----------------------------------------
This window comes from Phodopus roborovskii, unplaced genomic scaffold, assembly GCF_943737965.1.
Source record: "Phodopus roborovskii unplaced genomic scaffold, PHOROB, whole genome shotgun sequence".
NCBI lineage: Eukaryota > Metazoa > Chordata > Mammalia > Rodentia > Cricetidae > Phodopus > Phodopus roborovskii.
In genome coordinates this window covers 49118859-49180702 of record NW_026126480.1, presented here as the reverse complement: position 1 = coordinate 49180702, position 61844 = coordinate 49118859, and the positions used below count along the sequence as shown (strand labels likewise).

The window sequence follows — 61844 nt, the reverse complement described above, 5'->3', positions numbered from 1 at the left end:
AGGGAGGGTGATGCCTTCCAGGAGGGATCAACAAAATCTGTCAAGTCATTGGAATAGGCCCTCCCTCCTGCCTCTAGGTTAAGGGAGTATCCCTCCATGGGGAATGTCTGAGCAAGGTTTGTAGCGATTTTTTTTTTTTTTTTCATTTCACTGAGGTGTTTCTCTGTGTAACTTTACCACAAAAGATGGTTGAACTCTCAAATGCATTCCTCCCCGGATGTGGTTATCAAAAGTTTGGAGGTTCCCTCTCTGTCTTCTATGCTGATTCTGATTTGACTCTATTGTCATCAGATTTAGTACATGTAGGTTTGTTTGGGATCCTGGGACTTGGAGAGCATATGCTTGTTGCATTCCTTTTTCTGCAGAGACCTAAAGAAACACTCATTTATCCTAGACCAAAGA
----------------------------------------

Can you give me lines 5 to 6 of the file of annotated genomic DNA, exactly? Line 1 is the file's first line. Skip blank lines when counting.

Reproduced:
The window sequence follows — 61844 nt, the reverse complement described above, 5'->3', positions numbered from 1 at the left end:
AGGGAGGGTGATGCCTTCCAGGAGGGATCAACAAAATCTGTCAAGTCATTGGAATAGGCCCTCCCTCCTGCCTCTAGGTTAAGGGAGTATCCCTCCATGGGGAATGTCTGAGCAAGGTTTGTAGCGATTTTTTTTTTTTTTTTCATTTCACTGAGGTGTTTCTCTGTGTAACTTTACCACAAAAGATGGTTGAACTCTCAAATGCATTCCTCCCCGGATGTGGTTATCAAAAGTTTGGAGGTTCCCTCTCTGTCTTCTATGCTGATTCTGATTTGACTCTATTGTCATCAGATTTAGTACATGTAGGTTTGTTTGGGATCCTGGGACTTGGAGAGCATATGCTTGTTGCATTCCTTTTTCTGCAGAGACCTAAAGAAACACTCATTTATCCTAGACCAAAGA